Yesterday I rode 17 miles on my bike, my regular route, a route I’ve ridden dozens if not hundreds of times. My phone says the wind averaged 14 mph from the west, but the gusts made it much harder than that. To be honest, I’ve ridden in fiercer wind many times, but this time I pushed into it instead of backing off. Maybe because of something I read in a small cycling book titled The Rules. The author was writing about cycling uphill, but I substituted wind because, well, you know … “Everyone talks about (wind) being hard, but (riding in the wind) is, in its essence, a simple matter of pushing harder on the pedals. There is an art to it, make no mistake, but going fast (in the wind) comes down to the strength of your will, and with what fury it can make your legs piston the pedals.”
So yesterday afternoon I rode hard and pushed every time I felt the wind in my face, which was all the time. I know there is more to cycling that simply pushing harder into the wind. There is downshifting to keep cadence high and prevent early onset oxygen debt, there is riding with hands on the drops for improved aerodynamics, and had I the opportunity to ride with a group, there is the energy-saving technique of drafting behind other riders. But even with all those, it eventually comes down to pushing harder on the pedals.
I was reminded of a scene from the movie The 13th Warrior, a historical fiction story set sometime in the Middle Ages, when an Arab diplomat, a highly-educated intellectual, surprisingly found himself going into battle with alongside a tribe of Viking warriors. When handed a Viking sword he said, “I cannot lift this,” to which his Viking trainer simply said, “Grow stronger.”
It makes no sense to complain about the wind. I have no excuses. I’ve lived in windy West Texas for 51 of my 59 years; only a fool would be surprised about something as permanent and persistent as the wind. (It’s like complaining about long lines when Christmas shopping … either get over it, or stay home … but don’t act surprised.) The decision is whether or not to ride, and if I decide to ride, know the wind will be part of it.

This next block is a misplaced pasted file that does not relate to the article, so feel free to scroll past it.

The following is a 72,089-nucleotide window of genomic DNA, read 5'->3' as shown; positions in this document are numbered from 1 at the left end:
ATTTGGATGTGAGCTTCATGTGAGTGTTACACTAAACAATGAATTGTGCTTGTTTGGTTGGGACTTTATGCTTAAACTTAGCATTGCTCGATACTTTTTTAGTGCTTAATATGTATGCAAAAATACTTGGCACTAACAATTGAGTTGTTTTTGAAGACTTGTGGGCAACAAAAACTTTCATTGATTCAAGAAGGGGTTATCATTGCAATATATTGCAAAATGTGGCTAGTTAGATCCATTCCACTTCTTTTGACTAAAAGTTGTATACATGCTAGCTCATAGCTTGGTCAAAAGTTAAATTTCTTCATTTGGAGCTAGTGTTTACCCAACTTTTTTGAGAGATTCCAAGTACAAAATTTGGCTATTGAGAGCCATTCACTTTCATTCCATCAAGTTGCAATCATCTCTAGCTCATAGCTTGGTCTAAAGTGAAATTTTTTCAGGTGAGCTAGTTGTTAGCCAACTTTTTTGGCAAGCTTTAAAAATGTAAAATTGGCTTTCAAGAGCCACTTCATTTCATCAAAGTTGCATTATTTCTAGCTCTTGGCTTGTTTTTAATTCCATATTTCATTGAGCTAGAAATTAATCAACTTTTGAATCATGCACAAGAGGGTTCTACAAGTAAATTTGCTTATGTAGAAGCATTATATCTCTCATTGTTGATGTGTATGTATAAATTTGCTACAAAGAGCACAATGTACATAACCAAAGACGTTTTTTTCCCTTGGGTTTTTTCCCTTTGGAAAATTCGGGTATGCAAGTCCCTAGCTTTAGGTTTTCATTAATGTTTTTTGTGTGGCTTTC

Besides, we have no hills around here, so there is no climbing. The wind is our only natural adversary other than the voice of resistance in our head that encourages us to stay home and take it easy until conditions improve.
I started this current phase of cycling a few years ago, once my knees submitted to arthritis and I could no longer run fast enough or far enough to work my heart and lungs. I first noticed I was losing endurance when hiking in the Guadalupe Mountains. I needed a new aerobic workout if I intended to keep moving.
So I stepped up my cycling game. I started riding further and faster and more often. And I grew to love the time I spent on my bike. So far, it hasn’t been as meditative as running, which is what drew me into running for 38 years, mostly because I have to stay mentally engaged to ride well and avoid traffic. But I am learning to appreciate how it speaks to me. I fully expect cycling to find a long-term place in my mental and spiritual health during the next 38 years.
I finished yesterday’s ride exhausted and breathing hard. Cyndi tried to talk to me about making plans for the evening but she eventually gave up. She said, “I’ll wait until you catch your breath and the blood returns to your brain.”
I was a happy man. I felt the subtle burn in my lungs and legs until bedtime. It was my first time to work so hard since knee surgery last summer.
There are few things as satisfying as the exhaustion following a hard workout. It feels like accomplishment, like improvement, like I am the Comeback Kid, like I am Super Man, like I can do anything, like I conquered the “No” voice. I can’t wait for my next ride.
“I run in the path of Your commands, for You have set my heart free.” Psalm 119:32
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